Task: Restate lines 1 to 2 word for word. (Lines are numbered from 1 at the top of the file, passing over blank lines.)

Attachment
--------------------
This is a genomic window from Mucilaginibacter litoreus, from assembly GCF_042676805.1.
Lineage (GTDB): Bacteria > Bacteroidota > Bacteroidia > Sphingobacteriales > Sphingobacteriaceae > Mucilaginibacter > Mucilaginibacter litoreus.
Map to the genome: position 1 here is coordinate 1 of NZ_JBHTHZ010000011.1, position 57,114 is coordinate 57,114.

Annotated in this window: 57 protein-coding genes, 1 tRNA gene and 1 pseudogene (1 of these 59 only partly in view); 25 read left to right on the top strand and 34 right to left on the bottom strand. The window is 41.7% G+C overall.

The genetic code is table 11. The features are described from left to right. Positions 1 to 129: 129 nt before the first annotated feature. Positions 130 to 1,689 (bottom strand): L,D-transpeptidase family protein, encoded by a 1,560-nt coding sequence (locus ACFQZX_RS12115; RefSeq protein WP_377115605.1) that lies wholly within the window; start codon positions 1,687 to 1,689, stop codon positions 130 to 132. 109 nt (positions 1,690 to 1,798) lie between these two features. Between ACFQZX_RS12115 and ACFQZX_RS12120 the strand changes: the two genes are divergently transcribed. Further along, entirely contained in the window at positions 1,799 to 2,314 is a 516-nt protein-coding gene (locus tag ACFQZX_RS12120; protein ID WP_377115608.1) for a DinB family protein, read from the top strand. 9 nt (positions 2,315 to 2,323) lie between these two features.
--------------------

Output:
This is a genomic window from Mucilaginibacter litoreus, from assembly GCF_042676805.1.
Lineage (GTDB): Bacteria > Bacteroidota > Bacteroidia > Sphingobacteriales > Sphingobacteriaceae > Mucilaginibacter > Mucilaginibacter litoreus.